In Australia and England where research is openly conducted to improve IVF success rates, the public debate on the propriety of research on human embryos continues. In England, a commission under the leadership of Dame Mary Warnock approved embryo research in licensed facilities, but only until day 14, because day 15 marks the beginning of the "formation of the primitive streak" (which will become the spinal cord) and thus "the beginning of indivdiual development of the embryo." Similarly in Australia, the Waller Commission approved the use of "spare" embryos in research until day 14 because this is the end of the "stage of implantation; after this stage the primitive streak is formed and differentiation of the embryo is clearly evident."
There is thus international agreement that the human embryo is worthy of legal protection and cannot be treated like a hamster or other experimental animal. Legal protection does not require that we grant the human embryo personhood or citizenship, any more than we need grant a stand of redwood trees, a river or a dolphin personhood to protect them legally. Nor need we grant the embryo any rights of its own to afford it legal recognition. We need merely agree that it is an appropriate subject of our concern and protection.
There is also international agreement that no research should be permitted after 14 days following fertilization in the laboratory, but the reasons for this cutoff vary. Unfortunately, until the basis of a 14- day limit is more clearly articulated and publicly accepted, it cannot long serve as a legitimate regulatory boundary.
We can acknowledge a slippery slope without sliding down it. But if research on embryos will likely cheapen our view of human life and lead to the commercialization and sale of prefabricated human embryos, then achievement of all of the research goals thus far articulated will not be worth the price paid. We have already decided that kidneys should not be bought and sold. Forbidding the sale of manufactured human embryos is even more compelling.
Embryos, like babies from surrogate mothers, will be bought and sold in the belief that they will produce a healthy child, and possibly children of a certain physical type, IQ or stature. When the child is not born as warrantied or guaranteed, what remedies will the buyer have against the seller -- return defective goods for a refund, partial refund, or exchange? Because the sale of human embryos will quickly become confused with the sale of human children, regardless of how we come out on embryo research, the sale of human embryos should be legally prohibited.
Society is rightly concerned that science cannot restrain itself as we witness one media event after another in the area of heart transplantation research. Society has properly entered the era of regulation and prudently fears the potential dehumanizing impact of research on human embryos, and their production solely as a means to our own commercial and research ends. Unless and until socially satisfactory and enforceable boundaries to human embryo research are constructed in a principled manner, with meaningful public input, the de facto moratorium on human embryo research in the United States should continue.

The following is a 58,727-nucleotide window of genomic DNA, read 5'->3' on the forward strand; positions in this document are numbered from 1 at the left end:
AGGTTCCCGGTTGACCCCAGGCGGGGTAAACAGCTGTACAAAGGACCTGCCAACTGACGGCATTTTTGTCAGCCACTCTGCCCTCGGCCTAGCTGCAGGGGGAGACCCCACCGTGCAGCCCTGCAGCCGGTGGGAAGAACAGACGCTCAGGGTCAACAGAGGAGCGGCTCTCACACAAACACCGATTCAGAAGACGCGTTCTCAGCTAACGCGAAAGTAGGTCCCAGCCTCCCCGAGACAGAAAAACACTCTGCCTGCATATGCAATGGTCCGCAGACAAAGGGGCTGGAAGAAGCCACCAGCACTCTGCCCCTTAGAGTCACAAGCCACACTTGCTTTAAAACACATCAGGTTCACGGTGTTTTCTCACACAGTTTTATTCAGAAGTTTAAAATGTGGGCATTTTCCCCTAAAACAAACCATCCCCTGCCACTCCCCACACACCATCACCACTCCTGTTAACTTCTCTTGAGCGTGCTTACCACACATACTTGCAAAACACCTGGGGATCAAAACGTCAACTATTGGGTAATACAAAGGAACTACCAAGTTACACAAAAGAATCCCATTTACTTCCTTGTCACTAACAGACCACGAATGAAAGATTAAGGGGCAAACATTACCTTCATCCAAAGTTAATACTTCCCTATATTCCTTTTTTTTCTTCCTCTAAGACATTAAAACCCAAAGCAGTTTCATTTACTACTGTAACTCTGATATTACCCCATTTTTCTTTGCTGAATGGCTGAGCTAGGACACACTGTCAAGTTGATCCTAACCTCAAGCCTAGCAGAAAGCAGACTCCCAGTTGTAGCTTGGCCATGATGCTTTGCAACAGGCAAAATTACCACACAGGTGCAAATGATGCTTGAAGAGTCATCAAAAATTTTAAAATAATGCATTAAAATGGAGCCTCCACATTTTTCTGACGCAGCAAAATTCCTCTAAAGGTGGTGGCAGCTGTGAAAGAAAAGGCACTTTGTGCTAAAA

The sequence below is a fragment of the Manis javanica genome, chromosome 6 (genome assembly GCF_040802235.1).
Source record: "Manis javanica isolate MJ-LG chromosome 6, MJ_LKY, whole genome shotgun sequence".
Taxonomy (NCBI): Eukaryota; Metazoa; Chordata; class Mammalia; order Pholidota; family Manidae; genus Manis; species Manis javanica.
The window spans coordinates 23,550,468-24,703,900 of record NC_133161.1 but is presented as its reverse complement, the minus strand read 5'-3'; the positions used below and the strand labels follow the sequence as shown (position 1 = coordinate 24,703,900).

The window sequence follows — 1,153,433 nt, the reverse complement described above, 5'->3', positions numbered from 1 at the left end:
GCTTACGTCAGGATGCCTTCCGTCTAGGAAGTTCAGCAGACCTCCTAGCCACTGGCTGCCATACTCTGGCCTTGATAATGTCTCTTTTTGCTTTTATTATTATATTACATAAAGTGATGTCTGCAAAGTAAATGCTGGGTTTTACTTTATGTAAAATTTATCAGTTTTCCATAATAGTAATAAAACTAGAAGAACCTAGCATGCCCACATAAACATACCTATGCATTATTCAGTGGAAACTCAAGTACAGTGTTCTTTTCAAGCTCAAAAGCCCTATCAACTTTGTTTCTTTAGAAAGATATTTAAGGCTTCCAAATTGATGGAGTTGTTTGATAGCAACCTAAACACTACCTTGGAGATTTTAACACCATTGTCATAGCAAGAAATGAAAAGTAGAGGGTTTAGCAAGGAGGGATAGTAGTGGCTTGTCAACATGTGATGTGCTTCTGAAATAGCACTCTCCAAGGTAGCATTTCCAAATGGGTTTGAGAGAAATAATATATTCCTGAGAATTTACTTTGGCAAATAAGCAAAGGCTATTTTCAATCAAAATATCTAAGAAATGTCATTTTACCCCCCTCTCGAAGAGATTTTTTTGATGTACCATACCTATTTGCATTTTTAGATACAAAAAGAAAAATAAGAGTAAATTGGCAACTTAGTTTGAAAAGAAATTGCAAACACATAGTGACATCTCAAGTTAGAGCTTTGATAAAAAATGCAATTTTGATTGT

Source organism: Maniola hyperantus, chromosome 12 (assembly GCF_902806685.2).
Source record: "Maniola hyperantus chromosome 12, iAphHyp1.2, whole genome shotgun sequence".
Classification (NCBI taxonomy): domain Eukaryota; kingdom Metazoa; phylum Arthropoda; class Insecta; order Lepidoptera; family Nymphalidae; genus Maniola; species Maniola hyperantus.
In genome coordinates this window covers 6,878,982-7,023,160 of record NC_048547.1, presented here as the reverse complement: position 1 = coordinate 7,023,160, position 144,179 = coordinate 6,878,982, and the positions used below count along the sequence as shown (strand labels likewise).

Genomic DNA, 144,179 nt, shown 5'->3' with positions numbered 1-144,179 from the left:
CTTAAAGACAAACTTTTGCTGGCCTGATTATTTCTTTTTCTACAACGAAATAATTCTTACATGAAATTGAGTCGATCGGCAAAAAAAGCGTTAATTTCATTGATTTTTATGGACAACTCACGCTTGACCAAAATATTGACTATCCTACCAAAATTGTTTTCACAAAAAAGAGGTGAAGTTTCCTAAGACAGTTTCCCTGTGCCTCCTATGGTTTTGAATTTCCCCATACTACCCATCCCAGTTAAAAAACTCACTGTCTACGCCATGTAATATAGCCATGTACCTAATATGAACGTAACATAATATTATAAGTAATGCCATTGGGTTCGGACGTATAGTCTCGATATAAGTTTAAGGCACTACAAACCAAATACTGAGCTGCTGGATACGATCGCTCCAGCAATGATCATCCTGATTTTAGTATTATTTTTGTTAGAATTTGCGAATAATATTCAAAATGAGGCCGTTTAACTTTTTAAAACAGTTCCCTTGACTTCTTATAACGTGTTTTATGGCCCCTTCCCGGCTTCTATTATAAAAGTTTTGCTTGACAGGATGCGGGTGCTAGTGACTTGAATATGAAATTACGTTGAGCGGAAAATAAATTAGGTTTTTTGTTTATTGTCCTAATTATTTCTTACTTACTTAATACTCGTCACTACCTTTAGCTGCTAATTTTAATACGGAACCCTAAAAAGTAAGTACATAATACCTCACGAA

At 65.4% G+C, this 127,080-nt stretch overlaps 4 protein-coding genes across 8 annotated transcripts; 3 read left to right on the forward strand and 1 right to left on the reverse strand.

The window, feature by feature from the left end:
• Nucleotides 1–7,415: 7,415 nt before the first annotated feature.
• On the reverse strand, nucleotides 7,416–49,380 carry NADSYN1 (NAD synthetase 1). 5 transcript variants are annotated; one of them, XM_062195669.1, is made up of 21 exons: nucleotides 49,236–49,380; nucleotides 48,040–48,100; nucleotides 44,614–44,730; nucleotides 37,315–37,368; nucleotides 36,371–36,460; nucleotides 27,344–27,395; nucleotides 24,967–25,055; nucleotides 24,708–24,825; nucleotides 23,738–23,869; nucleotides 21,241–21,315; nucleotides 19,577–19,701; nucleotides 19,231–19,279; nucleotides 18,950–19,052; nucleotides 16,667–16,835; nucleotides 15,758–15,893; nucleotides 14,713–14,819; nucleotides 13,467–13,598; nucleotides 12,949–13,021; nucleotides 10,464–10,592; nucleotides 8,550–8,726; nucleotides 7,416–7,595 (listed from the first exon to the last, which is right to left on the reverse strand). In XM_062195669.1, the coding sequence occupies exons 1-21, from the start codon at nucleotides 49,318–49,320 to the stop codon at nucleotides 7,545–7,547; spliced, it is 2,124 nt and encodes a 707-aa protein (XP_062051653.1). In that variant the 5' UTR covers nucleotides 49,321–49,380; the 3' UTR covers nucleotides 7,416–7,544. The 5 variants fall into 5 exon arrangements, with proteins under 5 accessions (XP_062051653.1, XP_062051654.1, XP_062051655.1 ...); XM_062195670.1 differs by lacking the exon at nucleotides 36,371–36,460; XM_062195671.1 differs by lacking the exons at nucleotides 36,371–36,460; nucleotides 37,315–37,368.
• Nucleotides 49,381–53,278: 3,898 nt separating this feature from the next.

On the related issue of defining motherhood, it seems most reasonable legally to assign rearing rights to the gestational as opposed to the genetic mother. This woman will have contributed more biologically to the child in terms of the pregnancy, will have risked more in terms of her own health, will have physically (and probably psychologically) bonded to the child and will definitely be with the child at the time it is born. Thus, not only will she be identifiable, she will also have made the greatest contribution to the child and, therefore, for both her own and the child's protection, she should be considered the child's legal mother. These guidelines will permit the donation of eggs and even embryos from one woman or couple to another (sometimes termed "prenatal adoption"), but does not necessitate permitting commerce in human embryos.
A model state law designed to clarify the identity of the gestational mother as the legal mother and outlaw the sale of human embryos should be drafted and enacted now. The moratorium on discussion of human embryo research should end, and the public examination of the issues it raises, begun by the EAB, should be renewed. The EAB itself should be reestablished with a substantial non-scientist majority to oversee all human embryo research.
Almost 30 years after he wrote "Brave New World," Huxley wrote in "Brave New World Revisted": "That we are being propelled in the direction of 'Brave New World' is obvious. But no less obvious is the fact that we can, if we so desire, refuse to cooperate with blind forces that are propelling us." Its time to take off the blindfold and confront the extracorporeal human embryo.